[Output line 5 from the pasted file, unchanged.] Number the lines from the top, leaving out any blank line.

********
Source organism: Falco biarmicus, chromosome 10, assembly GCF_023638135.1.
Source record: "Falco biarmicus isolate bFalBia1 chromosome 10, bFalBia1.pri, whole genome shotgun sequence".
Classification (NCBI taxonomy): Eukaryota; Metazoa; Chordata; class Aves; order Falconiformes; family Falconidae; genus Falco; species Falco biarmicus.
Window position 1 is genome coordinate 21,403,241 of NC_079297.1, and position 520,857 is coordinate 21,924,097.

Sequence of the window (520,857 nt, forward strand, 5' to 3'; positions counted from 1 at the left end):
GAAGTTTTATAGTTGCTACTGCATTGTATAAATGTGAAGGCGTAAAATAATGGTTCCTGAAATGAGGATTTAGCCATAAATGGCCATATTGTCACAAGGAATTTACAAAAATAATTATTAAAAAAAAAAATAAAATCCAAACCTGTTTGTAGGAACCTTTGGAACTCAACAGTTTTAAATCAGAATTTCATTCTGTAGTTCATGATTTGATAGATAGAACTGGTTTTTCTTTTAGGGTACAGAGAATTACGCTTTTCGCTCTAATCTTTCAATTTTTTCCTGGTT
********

Sequence of the window (520,857 nt, forward strand, 5' to 3'; positions counted from 1 at the left end):